Tony Joe White: Bad Mouthin’ – album review
Tony Joe White
Released on 28 September
You could be forgiven for thinking Tony Joe White was no longer with us. It’s half a century since a handsome leather-trousered troubadour from Louisiana released his debut album, Black And White, defining the sound of swamp rock, and that remains the highlight of his solo career.
Tony Joe White ought to be up there in the Hall of Fame. He’s written hits for Elvis Presley and Tom Jones (Polk Salad Annie), Dusty Springfield (Willie And Laura Mae Jones), Tina Turner (Steamy Windows) and Randy Crawford (Rainy Night In Georgia), not to mention Robert Cray and Willie Nelson.
He’s played with Tina Turner (writing four songs on her hit Foreign Affair album), and toured with stars from Sly & the Family Stone and and Creedence Clearwater Revival in the 1970s to Eric Clapton and Joe Cocker in the 1990s. Three years ago he performed his signature song, Polk Salad Annie, with the Foo Fighters on Letterman.
Yet, while musicians revere him, he’s never won the widespread acclaim he deserves.
But it’s not too late. He’s still working. And, at the age of 75, he’s back with an excellent new album Bad Mouthin’, produced by his son Jody. It’s a timely reminder of the abiding influence of his signature sound, and a testament to his deep southern roots, blending classics by blues legends like Charley Patton, Lightnin’ Hopkins, Jimmy Reed and Lightnin’ Hopkins with five of his own compositions. It’s to his eternal credit that his own songs are indistinguishable in quality from those legendary greats.
The tracks here include two of the first songs White wrote, showcasing the steamy, swampy soup of rock, country, blues and Americana that have always been his trademark, matched to a gravelly voice as deep and mysterious as the bayous of his native Louisiana, where he grew up on a cotton farm 20 miles from the nearest town. Like an old wine, or a piece of antique furniture, the passage of time has brought out the depths and complexities in White’s voice, while the distinctive twang of his guitar instantly evokes the mystical South – a place where ghosts roam among abandoned pecan groves draped in Spanish moss and the Devil might be lurking by a moonlit crossroads.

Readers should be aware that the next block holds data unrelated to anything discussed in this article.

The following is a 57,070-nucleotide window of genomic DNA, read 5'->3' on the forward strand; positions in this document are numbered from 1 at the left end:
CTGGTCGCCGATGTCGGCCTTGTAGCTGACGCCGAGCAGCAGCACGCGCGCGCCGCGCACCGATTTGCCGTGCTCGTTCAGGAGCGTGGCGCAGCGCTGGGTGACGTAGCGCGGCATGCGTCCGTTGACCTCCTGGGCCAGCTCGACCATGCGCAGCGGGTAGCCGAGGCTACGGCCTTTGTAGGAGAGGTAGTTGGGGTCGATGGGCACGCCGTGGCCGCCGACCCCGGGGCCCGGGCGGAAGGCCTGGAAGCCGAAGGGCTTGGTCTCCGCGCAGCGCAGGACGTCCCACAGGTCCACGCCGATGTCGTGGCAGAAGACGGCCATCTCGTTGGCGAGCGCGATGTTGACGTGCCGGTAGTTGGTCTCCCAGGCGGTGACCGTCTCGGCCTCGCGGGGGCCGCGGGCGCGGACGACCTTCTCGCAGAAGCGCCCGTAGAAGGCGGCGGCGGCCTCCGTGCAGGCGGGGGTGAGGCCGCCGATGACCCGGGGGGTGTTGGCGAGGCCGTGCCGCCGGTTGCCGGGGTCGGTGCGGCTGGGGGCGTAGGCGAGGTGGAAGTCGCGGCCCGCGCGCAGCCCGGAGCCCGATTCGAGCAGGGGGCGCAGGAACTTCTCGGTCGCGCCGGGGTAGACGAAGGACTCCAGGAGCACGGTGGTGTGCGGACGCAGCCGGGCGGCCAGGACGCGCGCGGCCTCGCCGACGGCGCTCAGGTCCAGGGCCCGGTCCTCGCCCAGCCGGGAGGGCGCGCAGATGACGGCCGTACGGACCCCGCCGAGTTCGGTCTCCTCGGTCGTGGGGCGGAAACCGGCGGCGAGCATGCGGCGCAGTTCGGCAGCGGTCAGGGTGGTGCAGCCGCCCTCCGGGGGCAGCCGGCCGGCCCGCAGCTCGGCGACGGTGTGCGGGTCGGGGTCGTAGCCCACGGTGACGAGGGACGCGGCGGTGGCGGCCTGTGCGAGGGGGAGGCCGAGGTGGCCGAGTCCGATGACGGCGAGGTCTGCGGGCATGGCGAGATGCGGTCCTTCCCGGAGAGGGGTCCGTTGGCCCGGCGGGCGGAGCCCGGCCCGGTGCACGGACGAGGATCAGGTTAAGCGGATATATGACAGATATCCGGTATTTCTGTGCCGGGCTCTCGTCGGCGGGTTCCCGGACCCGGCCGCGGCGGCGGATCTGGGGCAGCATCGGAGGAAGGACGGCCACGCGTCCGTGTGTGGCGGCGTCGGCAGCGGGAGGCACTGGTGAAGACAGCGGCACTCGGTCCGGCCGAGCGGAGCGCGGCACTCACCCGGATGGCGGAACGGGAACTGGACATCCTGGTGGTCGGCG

I remember seeing White play in the mid-1990s in Austin, Texas, during SXSW. He was not part of the festival but part of the alternative schedule of events that the locals put on to showcase local acts and he performed on a chair in a record store in a suburb far from the festival mayhem. There were only a handful of curious onlookers there, myself included, but I was instantly spellbound by his hypnotic presence and the trancelike twang of his guitar, a kind of country-fried variation on the boogie of John Lee Hooker.
“When and where I grew up, blues was just about the only music I heard and truly loved,” says White, who worked his way to Nashville via the roughneck clubs on the crawfish circuit of Louisiana and Texas in the 1960s, inspired by blues singers playing guitar with just a harmonica or stomping their feet for accompaniment. . “I’ve always thought of myself as a blues musician because the blues is real, and I like to keep everything I do as real as it gets. So I thought it was time to make a blues record that sounds the way I always loved the music.”
The songs on Bad Mouthin’ mostly feature White playing his battered guitar, his world-weary voice and spare lyrics telling tales of abusive lovers and men pushed to their limits over slow smoky shuffles. The title track and Sundown Blues are songs recently rediscovered from White’s recordings for a local label in Corpus Christi, Texas, in 1966, and feature his regular live accompanist, drummer Bryan Owings, while bassist Steve Forrest joins the duo on another two numbers.
The album was recorded in two horse stalls in White’s barn, using the cement-floor saddle room filled with bowls full of coffee grounds and cinnamon-scented twigs to disguise the chemical smell of glue, with the songs cut live in one or two takes, his trademark 1965 Fender Stratocaster guitar played through a 1951 Fender Deluxe amplifier sitting in the back of his Land Rover so as not to interfere with the vocals and percussion tracks.
Raw and unvarnished, imbued with a lifetime of experience, it’s as good a place as any for a newcomer to discover Tony Joe White, and a record that will make you wonder why he has yet to earn the legendary status of his peers.